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Penn History

This history is taken from the University Archive's Guide to the School of Nursing Records

Although the Hospital of the University of Pennsylvania started a nurse training program as early as 1886, the University did not begin its nursing degree program on a collegiate basis until 1935 when, at the request of the Board of Directors of the Pennsylvania State Nurses Association, the Board of Trustees of the University authorized the establishment of a Department of Nursing Education in Penn’s School of Education.

Katherine Tucker was appointed Professor and Director of the department, a position which she retained until her retirement in 1949. Programs leading to the degree of Bachelor of Science in Education, with majors in nursing education and public health nursing, were offered to graduates of hospital nursing schools. Courses were also offered in Extension Divisions to nurses in eastern Pennsylvania and Delaware. In 1937, a program leading to the degree of Master of Science in Education with a major in nursing education was established. In 1944, the Trustees of the University further authorized the establishment, in the Division of Medical Affairs, of a Basic Collegiate School of Nursing with a five-year basic program leading to the degree of Bachelor of Science in Nursing. Theresa I. Lynch was appointed Director (the title was changed to Dean in 1946). In 1949, Lynch was appointed Director of the Department of Nursing Education, in addition to her responsibilities as Dean of the Basic School.

In 1950, the Department of Nursing Education merged with the Basic School to form the School of Nursing of the University of Pennsylvania as an independent professional school in the Division of Medical Affairs. The school offered both the degree of B.S. in Nursing Education and the degree of B.S. in Nursing. Graduate courses leading to the degree of M.S. in Education with a major in Nursing Education remained in the School of Education.

In 1951, the School of Nursing, with approval by the Educational Council, initiated a program for graduates of diploma courses leading to the degree of Bachelor of Science in Nursing to replace gradually the baccalaureate programs in nursing education which had been started in 1935. In 1953, the School secured approval from the Trustees for a four-year program to replace the five-year basic program. In 1954, the School received accreditation by the National League for Nursing for its programs leading to baccalaureate degrees for graduates of hospital nursing schools. The same year, programs leading to the B.S. in Nursing Education were discontinued. The program for registered nurses leading to the degree of B.S. in Nursing was revised and renamed as the General Nursing Curriculum for Registered Nurses. Additionally, the School was authorized by the Trustees to undertake a five-year experiment in which a two-year program in nursing leading to an Associates in Applied Science degree was offered. This program was discontinued in the sixties.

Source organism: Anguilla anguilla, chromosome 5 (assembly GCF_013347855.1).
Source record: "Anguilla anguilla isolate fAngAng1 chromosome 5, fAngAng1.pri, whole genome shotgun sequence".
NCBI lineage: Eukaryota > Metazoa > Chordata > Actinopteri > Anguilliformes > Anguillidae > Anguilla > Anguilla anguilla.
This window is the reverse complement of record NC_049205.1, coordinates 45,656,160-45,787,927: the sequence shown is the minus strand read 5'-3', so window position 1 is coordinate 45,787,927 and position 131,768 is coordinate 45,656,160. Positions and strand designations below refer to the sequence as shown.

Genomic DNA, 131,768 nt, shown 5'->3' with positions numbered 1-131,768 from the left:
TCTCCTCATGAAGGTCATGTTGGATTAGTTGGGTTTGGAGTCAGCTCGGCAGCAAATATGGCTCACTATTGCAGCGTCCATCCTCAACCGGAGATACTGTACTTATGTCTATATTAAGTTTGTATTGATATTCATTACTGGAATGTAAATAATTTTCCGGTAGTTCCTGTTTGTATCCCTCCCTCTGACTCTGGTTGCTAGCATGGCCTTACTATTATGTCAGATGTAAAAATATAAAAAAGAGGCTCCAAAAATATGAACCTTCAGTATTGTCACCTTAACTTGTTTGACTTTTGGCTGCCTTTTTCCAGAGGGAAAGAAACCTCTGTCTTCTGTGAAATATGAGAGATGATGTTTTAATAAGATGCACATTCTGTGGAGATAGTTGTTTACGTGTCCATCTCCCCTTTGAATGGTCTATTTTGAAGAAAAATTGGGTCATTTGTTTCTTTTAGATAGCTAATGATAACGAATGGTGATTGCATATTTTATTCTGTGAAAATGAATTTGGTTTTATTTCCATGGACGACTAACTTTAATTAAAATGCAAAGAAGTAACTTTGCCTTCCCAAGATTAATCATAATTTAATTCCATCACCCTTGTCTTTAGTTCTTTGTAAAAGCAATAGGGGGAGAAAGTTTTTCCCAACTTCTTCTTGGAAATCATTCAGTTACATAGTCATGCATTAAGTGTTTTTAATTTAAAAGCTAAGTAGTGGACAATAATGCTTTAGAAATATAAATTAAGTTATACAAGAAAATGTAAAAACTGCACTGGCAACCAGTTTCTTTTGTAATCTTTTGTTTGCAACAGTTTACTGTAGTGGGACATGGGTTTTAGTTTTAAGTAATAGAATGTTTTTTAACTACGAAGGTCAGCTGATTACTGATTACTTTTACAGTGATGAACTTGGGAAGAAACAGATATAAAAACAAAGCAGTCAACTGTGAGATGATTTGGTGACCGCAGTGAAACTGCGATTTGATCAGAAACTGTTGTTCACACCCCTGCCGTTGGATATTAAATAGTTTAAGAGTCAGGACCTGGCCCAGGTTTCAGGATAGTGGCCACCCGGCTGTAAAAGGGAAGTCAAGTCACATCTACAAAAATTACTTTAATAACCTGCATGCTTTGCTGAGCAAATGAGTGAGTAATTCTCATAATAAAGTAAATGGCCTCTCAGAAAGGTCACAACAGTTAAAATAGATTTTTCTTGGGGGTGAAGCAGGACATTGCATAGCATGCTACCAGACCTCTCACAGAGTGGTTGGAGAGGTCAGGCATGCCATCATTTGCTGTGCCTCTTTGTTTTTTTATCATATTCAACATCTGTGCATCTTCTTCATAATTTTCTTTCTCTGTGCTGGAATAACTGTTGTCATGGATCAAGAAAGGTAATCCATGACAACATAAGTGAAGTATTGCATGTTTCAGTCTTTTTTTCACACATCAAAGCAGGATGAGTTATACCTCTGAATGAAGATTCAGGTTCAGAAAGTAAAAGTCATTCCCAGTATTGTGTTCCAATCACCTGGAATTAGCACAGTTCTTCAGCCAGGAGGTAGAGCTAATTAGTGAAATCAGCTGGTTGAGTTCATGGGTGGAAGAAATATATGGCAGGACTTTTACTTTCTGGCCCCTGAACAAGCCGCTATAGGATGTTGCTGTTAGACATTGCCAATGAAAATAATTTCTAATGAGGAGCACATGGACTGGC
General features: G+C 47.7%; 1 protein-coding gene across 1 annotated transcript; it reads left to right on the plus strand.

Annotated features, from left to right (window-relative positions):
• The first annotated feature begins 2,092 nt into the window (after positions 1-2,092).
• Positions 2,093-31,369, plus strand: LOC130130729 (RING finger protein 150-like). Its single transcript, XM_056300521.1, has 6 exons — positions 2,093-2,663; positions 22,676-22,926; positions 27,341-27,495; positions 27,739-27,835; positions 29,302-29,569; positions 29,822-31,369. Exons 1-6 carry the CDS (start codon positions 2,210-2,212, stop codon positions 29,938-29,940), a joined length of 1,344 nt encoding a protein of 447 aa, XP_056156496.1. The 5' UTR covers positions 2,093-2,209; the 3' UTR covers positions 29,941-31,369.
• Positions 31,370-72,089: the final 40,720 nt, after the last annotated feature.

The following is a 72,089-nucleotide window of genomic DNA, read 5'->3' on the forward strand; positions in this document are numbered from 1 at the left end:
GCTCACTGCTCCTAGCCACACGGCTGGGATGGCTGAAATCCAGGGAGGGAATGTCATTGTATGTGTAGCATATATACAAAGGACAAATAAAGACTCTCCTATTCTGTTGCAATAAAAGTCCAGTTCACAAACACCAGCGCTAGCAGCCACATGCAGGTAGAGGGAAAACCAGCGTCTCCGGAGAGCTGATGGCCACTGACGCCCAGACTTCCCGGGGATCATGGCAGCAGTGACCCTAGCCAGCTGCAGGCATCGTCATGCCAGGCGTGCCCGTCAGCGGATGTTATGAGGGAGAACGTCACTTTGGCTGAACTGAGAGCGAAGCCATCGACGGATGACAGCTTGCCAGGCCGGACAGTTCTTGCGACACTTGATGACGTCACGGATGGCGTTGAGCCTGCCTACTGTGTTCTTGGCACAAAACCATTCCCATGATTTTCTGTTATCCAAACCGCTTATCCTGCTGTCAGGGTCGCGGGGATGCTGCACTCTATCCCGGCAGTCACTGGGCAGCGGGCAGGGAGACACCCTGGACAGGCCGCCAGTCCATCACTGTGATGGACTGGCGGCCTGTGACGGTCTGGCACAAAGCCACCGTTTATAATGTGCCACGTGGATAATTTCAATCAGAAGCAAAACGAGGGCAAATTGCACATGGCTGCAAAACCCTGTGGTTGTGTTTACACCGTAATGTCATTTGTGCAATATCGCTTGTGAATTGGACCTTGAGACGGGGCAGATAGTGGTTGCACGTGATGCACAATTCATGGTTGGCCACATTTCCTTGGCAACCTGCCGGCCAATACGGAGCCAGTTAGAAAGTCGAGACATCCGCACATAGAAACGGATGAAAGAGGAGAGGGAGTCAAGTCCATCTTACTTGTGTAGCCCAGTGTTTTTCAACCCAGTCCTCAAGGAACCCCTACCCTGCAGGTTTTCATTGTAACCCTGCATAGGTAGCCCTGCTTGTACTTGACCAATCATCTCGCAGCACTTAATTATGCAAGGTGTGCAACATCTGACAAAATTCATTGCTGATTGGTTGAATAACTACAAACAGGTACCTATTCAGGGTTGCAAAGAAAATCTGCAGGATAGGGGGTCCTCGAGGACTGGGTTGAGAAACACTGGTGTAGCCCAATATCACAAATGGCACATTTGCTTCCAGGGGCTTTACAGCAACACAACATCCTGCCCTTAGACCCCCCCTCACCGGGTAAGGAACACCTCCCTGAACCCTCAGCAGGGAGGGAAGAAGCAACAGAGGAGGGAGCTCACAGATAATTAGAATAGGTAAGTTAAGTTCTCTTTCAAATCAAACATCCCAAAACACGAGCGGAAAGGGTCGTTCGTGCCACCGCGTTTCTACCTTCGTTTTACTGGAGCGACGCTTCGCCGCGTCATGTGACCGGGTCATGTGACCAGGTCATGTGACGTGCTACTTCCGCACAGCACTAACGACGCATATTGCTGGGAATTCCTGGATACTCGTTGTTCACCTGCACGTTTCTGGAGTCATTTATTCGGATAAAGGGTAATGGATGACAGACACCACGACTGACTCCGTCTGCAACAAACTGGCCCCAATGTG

In 1957, the School was surveyed again by the Accrediting Service of the Department of Baccalaureate and Higher Degree Programs of the National League for Nursing; full accreditation was awarded to all programs. The Trustees authorized the establishment of the Graduate Division in the School of Nursing with programs leading to the degree of Master of Science in Nursing in 1961. Frances C. Thielbar, who had been in charge of the masters program in nursing at the University of Chicago, was appointed Chairman of the Graduate Division, a position which she held until her death in 1962.

In 1965, Dorothy A. Mereness became the second dean of the School of Nursing. In 1966, major changes in the Master’s curriculum were initiated. Admission and promotion standards were raised and implemented. The curriculum was lengthened from two academic semesters and two summer sessions to four academic semesters. All the clinical programs were reorganized.

After the University accepted responsibility for the Hospital of the University of Pennsylvania in 1973, its Board of Trustees voted in early 1974 to close the nurse training school that had existed with the Hospital since 1886. When the last class graduated from the Hospital school in 1978, the School of Nursing took over the Tri-Institutional Education Building at 420 Service Drive, which has since housed the headquarters and all programs of the School.

The School celebrated its silver anniversary in May 1975. In 1977, Claire M. Fagin became the third dean of the School and held the position until 1991. Norma M. Lang, the fourth dean, served from March 1992 to August 2000.

Student nurse, working with children in a play area, c. 1960-1970